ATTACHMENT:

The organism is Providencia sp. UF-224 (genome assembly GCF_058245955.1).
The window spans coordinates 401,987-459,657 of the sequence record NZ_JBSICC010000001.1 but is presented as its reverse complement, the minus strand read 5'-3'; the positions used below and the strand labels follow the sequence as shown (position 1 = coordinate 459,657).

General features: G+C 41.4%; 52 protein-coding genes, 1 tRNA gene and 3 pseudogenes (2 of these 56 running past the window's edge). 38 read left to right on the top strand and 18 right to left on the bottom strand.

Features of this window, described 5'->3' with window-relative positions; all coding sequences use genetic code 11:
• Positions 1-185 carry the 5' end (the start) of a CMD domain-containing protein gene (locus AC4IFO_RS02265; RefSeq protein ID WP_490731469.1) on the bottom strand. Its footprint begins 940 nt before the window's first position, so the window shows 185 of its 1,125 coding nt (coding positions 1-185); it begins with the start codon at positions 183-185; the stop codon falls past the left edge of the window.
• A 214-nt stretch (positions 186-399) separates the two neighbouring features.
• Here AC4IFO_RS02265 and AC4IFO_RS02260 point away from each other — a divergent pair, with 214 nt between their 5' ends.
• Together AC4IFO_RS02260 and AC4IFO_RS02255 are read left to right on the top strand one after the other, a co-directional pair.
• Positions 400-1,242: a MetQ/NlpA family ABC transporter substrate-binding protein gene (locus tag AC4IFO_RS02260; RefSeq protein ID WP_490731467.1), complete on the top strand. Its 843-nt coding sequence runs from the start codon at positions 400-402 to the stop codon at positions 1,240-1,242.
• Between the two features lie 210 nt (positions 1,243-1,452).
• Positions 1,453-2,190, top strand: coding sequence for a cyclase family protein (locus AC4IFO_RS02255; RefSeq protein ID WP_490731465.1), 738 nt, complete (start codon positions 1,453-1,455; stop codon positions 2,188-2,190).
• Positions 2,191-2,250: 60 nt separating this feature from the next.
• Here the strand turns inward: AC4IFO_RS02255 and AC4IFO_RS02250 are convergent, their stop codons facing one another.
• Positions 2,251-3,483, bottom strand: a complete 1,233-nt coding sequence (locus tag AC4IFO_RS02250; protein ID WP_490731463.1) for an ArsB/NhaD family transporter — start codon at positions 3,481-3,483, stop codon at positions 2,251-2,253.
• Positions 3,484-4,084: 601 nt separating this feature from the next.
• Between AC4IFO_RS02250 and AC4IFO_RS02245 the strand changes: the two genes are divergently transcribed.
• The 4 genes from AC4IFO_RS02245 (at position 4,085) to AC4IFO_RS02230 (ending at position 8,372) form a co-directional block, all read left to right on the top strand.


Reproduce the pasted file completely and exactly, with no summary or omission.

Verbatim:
The organism is Providencia sp. UF-224 (genome assembly GCF_058245955.1).
The window spans coordinates 401,987-459,657 of the sequence record NZ_JBSICC010000001.1 but is presented as its reverse complement, the minus strand read 5'-3'; the positions used below and the strand labels follow the sequence as shown (position 1 = coordinate 459,657).

General features: G+C 41.4%; 52 protein-coding genes, 1 tRNA gene and 3 pseudogenes (2 of these 56 running past the window's edge). 38 read left to right on the top strand and 18 right to left on the bottom strand.

Features of this window, described 5'->3' with window-relative positions; all coding sequences use genetic code 11:
• Positions 1-185 carry the 5' end (the start) of a CMD domain-containing protein gene (locus AC4IFO_RS02265; RefSeq protein ID WP_490731469.1) on the bottom strand. Its footprint begins 940 nt before the window's first position, so the window shows 185 of its 1,125 coding nt (coding positions 1-185); it begins with the start codon at positions 183-185; the stop codon falls past the left edge of the window.
• A 214-nt stretch (positions 186-399) separates the two neighbouring features.
• Here AC4IFO_RS02265 and AC4IFO_RS02260 point away from each other — a divergent pair, with 214 nt between their 5' ends.
• Together AC4IFO_RS02260 and AC4IFO_RS02255 are read left to right on the top strand one after the other, a co-directional pair.
• Positions 400-1,242: a MetQ/NlpA family ABC transporter substrate-binding protein gene (locus tag AC4IFO_RS02260; RefSeq protein ID WP_490731467.1), complete on the top strand. Its 843-nt coding sequence runs from the start codon at positions 400-402 to the stop codon at positions 1,240-1,242.
• Between the two features lie 210 nt (positions 1,243-1,452).
• Positions 1,453-2,190, top strand: coding sequence for a cyclase family protein (locus AC4IFO_RS02255; RefSeq protein ID WP_490731465.1), 738 nt, complete (start codon positions 1,453-1,455; stop codon positions 2,188-2,190).
• Positions 2,191-2,250: 60 nt separating this feature from the next.
• Here the strand turns inward: AC4IFO_RS02255 and AC4IFO_RS02250 are convergent, their stop codons facing one another.
• Positions 2,251-3,483, bottom strand: a complete 1,233-nt coding sequence (locus tag AC4IFO_RS02250; protein ID WP_490731463.1) for an ArsB/NhaD family transporter — start codon at positions 3,481-3,483, stop codon at positions 2,251-2,253.
• Positions 3,484-4,084: 601 nt separating this feature from the next.
• Between AC4IFO_RS02250 and AC4IFO_RS02245 the strand changes: the two genes are divergently transcribed.
• The 4 genes from AC4IFO_RS02245 (at position 4,085) to AC4IFO_RS02230 (ending at position 8,372) form a co-directional block, all read left to right on the top strand.